Elkhart residents to Obama: ‘Tell us how you helped’

A lot has changed in seven years, but President Barack Obama might not want to bring a "Mission Accomplished" banner to Elkhart just yet.Obama's visit Wednesday will spotlight the region's sub-4 percent unemployment rate, comparing it with the 20 percent rate the city suffered when he took office in 2009.Yet, as the president celebrates Elkhart's recovery, some of the city's business leaders are anxious about what they see as the same problem they faced eight years ago: a fragile economy dependent on fickle recreational vehicle sales.Obama is slated to hold a town hall at the Lerner Theatre and deliver a speech at Concord High School, the same site he visited in January 2009 during his first trip as president. The U.S. economy was in tatters then — and few, if any, places were worse off than Elkhart.Today, employment is so robust in Elkhart that some companies are struggling to hire because there are so few job candidates available. The numbers alone suggest Elkhart is among the greatest economic success stories in America.Still, about 60 percent of Elkhart's jobs are tied to the RV industry. That's an improvement from 70 percent in 2009. But it's still a troubling reliance on a boom-and-bust industry — a condition most people say hasn't changed since Obama's early visits to Elkhart."I can't say I believe he's truly responsible for the recovery," said Mark Landis, an Elkhart resident and a senior supervisor for Siemens Healthineers USA. "However, the exposure of Elkhart County to the world because of his visits really gave Elkhart an opportunity to tell the world, 'We're not dead. We're open for business. Come see us.'"Landis, 59, is among the fortunate members of the area's workforce. His company, which manufactures products for laboratories, was relatively unscathed during the Great Recession.Yet Elkhart's overall job numbers are intertwined with U.S. RV Continue Reading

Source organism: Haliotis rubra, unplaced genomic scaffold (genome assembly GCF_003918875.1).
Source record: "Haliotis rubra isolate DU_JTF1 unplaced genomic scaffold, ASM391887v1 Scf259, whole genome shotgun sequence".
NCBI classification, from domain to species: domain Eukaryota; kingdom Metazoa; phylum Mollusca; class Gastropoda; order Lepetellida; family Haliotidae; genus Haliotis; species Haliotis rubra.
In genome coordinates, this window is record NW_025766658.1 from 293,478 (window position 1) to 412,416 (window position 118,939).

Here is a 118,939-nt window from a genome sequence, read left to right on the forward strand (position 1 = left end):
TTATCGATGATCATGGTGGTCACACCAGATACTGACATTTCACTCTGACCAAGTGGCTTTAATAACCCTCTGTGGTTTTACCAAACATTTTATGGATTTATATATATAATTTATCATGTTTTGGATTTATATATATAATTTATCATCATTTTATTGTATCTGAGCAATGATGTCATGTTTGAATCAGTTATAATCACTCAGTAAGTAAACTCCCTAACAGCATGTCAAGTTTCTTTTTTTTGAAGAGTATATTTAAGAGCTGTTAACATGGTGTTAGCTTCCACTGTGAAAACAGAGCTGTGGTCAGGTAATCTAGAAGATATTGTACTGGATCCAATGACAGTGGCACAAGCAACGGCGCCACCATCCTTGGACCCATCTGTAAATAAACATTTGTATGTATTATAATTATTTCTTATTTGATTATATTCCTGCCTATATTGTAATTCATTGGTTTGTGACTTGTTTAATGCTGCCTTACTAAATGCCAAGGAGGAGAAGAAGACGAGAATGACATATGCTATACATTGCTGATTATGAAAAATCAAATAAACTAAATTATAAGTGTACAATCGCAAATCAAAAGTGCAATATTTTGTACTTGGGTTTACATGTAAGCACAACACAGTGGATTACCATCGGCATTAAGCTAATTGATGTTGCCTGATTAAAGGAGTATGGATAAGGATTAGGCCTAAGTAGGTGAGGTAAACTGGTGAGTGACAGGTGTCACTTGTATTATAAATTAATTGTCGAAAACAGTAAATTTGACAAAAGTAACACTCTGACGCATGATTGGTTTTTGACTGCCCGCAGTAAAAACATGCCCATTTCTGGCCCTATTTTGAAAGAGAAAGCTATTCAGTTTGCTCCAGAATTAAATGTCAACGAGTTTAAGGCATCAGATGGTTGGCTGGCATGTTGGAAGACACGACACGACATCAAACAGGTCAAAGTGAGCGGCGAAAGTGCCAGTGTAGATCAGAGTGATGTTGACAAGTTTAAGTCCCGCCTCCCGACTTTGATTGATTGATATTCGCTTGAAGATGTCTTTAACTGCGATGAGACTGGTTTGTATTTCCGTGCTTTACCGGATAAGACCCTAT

How artificial intelligence, robotics could transform jobs in 10 years

You might not be in your dream job. Most likely, you don't make as much money as you would like.But let's face it: Today's employment market has improved substantially over the past several years. The nation already is nearly back to what economists call full employment, with a U.S. jobless rate easing to near 4 percent.But that favorable trend masks a lot of pain, dislocation and disruption for people in certain occupations, with more coming. Robotics, artificial intelligence and other pressures are almost certain to alter the employment prospects for millions of Americans in the coming years, for better or worse. Here are some of the ways jobs and employment could change over the next five or 10 years:Robotics and automation already have made huge inroads, especially in manufacturing. Get ready for more changes ahead. Nearly half of American jobs, 47 percent, are at risk of being automated over the next two decades, according to a 2013 study by Oxford University's Department of Engineering.The researchers examined more than 700 occupations, examining the tasks workers perform, the skills required and the engineering obstacles currently preventing computerization. Tasks less at risk are those requiring creative and social skills.Jobs in transportation, logistics and office administration are at high risk for replacement. Driverless vehicles, including big trucks, already are on the highways. While robots mainly have been utilized so far in manufacturing, millions of service jobs could be next, according to the Oxford report. Automation in service industries could be more significant, given that the service sector has a lot more jobs than manufacturing and agriculture.A recent Ball State University study listed a number of occupations at risk of being automated. Among them: telemarketers, insurance underwriters, tax-return preparers, watch repairers and people who type in data. By Continue Reading